Anthony works for an innovation consulting firm called Peer Insight, where he practices empathy-based problem solving every day. Prior to his consulting experience, Anthony honed his writing and storytelling skills as a congressional speechwriter. In his free time, Anthony loves pushing his writing and storytelling to their limits with new book concepts. He lives in Washington, D.C.
This post will share examples of how empathy-based processes have been used to solve challenges in education, from redesigning the K–12 learning experience for a growing network of schools to creating a new kind of children’s book. It will also provide some tips on how you can start using this approach today.
“We spend a lot time designing the bridge, but not enough time thinking about the people who are crossing it.”
Teaming up with world renowned empathizers and designers, the Peruvian school system first learned about other school models around the world that scale well. What’s important to note here is that the team looked at other successful examples for inspiration. You should absolutely do the same as you try to tackle your problem. Another key point is to look outside to see how other smart, empathetic people have solved similar problems.
Throughout the project, the designers also collaborated with teachers and students to co-design potential solutions. This meant speaking to teachers and students to learn what wasn’t working well in the current school system and what was. By identifying the teachers’ and students’ most painful problems, the designers could focus on creating solutions for well-defined, meaningful problems, not loose assumptions about the problems. This is another important practice: include the users you want to help in the problem identification and solution creation processes. This could be as simple as having a conversation about what’s bugging them and asking them to give you feedback on your ideas of a solution.
This project helped create a school system built from the ground up, based on its users’ needs. For this school system, that looks like: project-based learning in small groups with self-directed time and digital learning tools. Teachers can monitor students’ work online and offer personalized guidance. Parents can view their children’s progress online as well. The buildings were also improved to include different learning environments, like media labs, rooftop study areas, cafes, and community spaces.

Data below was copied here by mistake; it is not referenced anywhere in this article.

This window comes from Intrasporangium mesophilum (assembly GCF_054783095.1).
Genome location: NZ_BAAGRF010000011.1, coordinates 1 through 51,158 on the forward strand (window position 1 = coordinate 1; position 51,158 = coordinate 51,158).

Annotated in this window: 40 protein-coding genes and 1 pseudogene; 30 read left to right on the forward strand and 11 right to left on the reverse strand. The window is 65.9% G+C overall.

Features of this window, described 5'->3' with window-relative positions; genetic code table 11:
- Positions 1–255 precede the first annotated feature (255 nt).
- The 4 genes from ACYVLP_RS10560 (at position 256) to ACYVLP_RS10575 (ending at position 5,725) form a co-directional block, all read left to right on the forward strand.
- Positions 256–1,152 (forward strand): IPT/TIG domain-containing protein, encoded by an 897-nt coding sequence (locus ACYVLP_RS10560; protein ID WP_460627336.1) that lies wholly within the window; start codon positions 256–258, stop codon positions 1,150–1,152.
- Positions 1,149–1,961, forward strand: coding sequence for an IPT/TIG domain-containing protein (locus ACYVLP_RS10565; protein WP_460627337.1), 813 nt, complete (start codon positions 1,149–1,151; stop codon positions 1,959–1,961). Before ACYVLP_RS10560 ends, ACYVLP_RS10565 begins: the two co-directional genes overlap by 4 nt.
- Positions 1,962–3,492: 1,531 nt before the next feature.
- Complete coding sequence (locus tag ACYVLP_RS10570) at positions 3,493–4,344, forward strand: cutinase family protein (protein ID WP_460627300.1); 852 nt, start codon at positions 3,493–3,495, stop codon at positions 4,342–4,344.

What’s unique about this book is the way I worked with elementary school teachers and students to understand their needs when engaging with a children's book and then to use empathy based problem solving to create a more useful book. Here’s what the step-by-step process looked like:
- I made multiple trips to 3rd grade classrooms to observe read aloud sessions and interview students and teachers about the read aloud experience. I also spoke to individuals in each group about how they use children’s books and what’s usually missing for them in children’s books.
- I wrote a story grounded in student and teacher feedback, with hints of some of my favorite things, like science, product design, and outer space.
- I asked teachers to read this prototype story aloud to students to gauge its usefulness and ability to engage users. I asked students to draw what they envisioned when they heard the story so that we could get visual inspiration from the students themselves.
- I refined the story based on student and teacher feedback, and once a rough draft was in place, I returned to the classroom for another round of feedback.
- I edited the book further based on classroom feedback and then formatted it for publication. It’s now available on Amazon!
As these two examples illustrate, there are opportunities to apply this type of problem-solving all around us. The advantages counselors have is that they’re equipped with one of the most important inputs of the process - empathy - and they have access to all of the stakeholders likely to be involved (students, parents, teachers, and administrators). By using empathy-based problem-solving processes, you can create and implement solutions to your school’s most pressing problems...starting today!